There is no question that leadership is a strategic asset for a country, a corporation, a school or any organization. The CEO of One Click Ventures, Randy Stocklin, recently defined leadership in an interview with Business News Daily as “the ability to help people achieve things they don’t think are possible. Leaders are coaches with a passion for developing people…Leaders inspire people through a shared vision and create an environment where people feel valued and fulfilled.” While some young adults learn these skills on their own or are taught how to lead by their parents, many more need access to leadership training, opportunities to reflect on what it means to be a leader and how they, in their own way, can contribute to the leadership of a community or institution. While there are many ways to receive this training, let’s talk about 5 reasons boarding schools are particularly good at teaching leadership:
- Living in an educational community gives students daily opportunities to observe how their actions affect others and to make choices that can change lives, in both little and big ways.
- In these small communities, adults depend on older students to be role models; in dormitories, classrooms, and playing fields, the older students are expected to teach the younger students the rules and help them to become the next generation of leaders for the school.
- At the same time, there are plenty of ways for younger students to contribute to their communities and grow as leaders, learning what itmeans to be responsible for themselves and eventually for others.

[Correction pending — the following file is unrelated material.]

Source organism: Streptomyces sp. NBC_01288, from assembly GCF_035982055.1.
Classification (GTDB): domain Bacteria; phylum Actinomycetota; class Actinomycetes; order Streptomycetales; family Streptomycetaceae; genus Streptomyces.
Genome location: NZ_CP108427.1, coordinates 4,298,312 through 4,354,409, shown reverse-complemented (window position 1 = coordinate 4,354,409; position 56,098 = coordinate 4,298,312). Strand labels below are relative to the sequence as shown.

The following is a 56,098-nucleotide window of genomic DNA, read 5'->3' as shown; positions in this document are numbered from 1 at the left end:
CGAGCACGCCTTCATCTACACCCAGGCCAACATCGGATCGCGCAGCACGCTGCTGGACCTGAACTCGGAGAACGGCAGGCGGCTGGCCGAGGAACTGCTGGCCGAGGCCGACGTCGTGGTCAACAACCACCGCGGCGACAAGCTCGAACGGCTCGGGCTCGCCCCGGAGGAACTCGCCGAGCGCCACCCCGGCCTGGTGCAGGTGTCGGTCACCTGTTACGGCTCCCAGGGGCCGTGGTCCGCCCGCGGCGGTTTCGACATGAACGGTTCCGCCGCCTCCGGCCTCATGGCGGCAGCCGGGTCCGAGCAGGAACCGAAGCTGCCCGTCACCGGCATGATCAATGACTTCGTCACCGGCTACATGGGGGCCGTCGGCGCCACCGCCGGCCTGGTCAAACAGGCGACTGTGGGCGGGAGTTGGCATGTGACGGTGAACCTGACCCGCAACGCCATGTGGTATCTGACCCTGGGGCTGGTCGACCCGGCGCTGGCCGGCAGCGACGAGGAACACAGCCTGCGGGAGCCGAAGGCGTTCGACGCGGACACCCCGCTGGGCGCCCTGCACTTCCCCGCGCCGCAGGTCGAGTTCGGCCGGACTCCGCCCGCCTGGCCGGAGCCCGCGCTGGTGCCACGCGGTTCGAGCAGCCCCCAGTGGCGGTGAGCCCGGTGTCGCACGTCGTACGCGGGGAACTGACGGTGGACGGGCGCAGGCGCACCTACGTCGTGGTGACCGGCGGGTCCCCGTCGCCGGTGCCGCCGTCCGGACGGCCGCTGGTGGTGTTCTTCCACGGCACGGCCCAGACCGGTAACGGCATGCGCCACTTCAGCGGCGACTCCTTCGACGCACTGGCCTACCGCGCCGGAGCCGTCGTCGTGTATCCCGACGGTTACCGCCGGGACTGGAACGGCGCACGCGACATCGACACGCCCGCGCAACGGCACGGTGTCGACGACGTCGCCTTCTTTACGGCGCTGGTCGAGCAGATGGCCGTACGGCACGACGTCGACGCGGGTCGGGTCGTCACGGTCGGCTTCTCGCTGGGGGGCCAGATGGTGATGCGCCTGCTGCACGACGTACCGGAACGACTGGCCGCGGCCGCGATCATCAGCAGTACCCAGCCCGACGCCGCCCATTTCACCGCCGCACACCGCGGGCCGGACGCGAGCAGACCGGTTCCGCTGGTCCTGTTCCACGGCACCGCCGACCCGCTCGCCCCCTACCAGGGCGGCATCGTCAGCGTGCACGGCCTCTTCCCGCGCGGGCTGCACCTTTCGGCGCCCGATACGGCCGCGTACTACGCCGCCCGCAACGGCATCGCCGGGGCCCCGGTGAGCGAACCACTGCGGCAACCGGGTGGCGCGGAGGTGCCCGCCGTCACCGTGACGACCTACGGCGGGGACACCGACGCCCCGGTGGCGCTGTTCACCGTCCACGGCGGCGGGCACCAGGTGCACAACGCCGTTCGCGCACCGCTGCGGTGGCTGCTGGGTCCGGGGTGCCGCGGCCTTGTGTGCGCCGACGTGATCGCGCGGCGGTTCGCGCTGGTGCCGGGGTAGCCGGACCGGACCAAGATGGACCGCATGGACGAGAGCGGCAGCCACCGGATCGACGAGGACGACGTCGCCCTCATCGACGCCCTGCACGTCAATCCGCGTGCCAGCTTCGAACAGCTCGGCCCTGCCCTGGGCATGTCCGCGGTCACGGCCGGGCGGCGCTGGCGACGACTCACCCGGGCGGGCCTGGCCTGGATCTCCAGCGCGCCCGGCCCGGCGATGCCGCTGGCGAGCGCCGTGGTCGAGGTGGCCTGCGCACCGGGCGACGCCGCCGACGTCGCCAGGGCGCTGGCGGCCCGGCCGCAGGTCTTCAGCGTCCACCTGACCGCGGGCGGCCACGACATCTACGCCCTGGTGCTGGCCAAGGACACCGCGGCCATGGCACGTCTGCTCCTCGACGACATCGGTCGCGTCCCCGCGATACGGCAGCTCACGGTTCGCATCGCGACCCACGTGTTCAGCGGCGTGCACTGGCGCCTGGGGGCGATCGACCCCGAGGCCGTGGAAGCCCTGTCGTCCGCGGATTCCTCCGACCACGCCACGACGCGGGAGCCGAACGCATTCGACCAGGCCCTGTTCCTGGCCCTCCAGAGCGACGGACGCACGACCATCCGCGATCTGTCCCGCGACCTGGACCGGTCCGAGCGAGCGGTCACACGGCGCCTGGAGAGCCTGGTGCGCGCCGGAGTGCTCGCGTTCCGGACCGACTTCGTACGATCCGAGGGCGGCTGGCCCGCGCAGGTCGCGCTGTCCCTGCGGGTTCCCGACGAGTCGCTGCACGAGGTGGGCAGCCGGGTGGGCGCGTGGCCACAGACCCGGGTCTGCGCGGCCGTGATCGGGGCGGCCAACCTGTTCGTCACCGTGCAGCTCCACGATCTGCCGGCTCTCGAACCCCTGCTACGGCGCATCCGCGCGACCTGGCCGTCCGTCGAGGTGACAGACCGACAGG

- There’s no place to hide. Everyone is expected to engage and play a role in the community. Students discover, each through their own journeys, how they can contribute.
- There are plenty of adults in the community who are willing to help students grow as leaders and provide them with multiple chances in a variety of settings to learn what it means to lead.
At Holderness, we seek to integrate leadership into all aspects of our culture. Head of School Phil Peck would say that leadership is less about winning and a lot more about serving. It is also not an end in itself; instead as a leadership lab, our school provides daily opportunities for students to learn what it means to coach and inspire people to “achieve things they don’t think are possible.”
At the core of that learning are four leadership values: dependability, initiative, fairness, and empathy. While most schools select leaders through an election process, Holderness chooses its leaders through a balloting system in which all students have the potential to become leaders. In April each year, the entire school, including faculty and staff, evaluate every single rising junior and senior on the four leadership values. The person with the highest score becomes the president; the person with the second highest score becomes the vice president. And so on, filling all the house and floor leadership positions as well as numerous job leadership positions throughout campus. No speeches, no fierce competitions, popularity contests.
Head of School Phil Peck grins when he states that in his sixteen-year tenure as Head, nearly half of the presidents and perhaps over half of the vice presidents have been female. This current year is an example with Brooke Hayes ’17 serving as president and Celine Yam ’17 as vice president.
When asked about the way elections work at Holderness, Brooke says “I think what we have at Holderness highlights what often goes unnoticed about leadership. It's not about who puts on the best campaign or who can write the most persuasive speech, but focuses in on the character a person exhibits in the moments that feel unrecognized. In the little choices someone makes, in the ways they communicate with others—these are the things recognized by our system.”
At Holderness, our tradition suggests that leaders are not born but rather there is hard work, continual practice, and a set of core principles that guide true leaders.
Want to know more about Leadership at Holderness?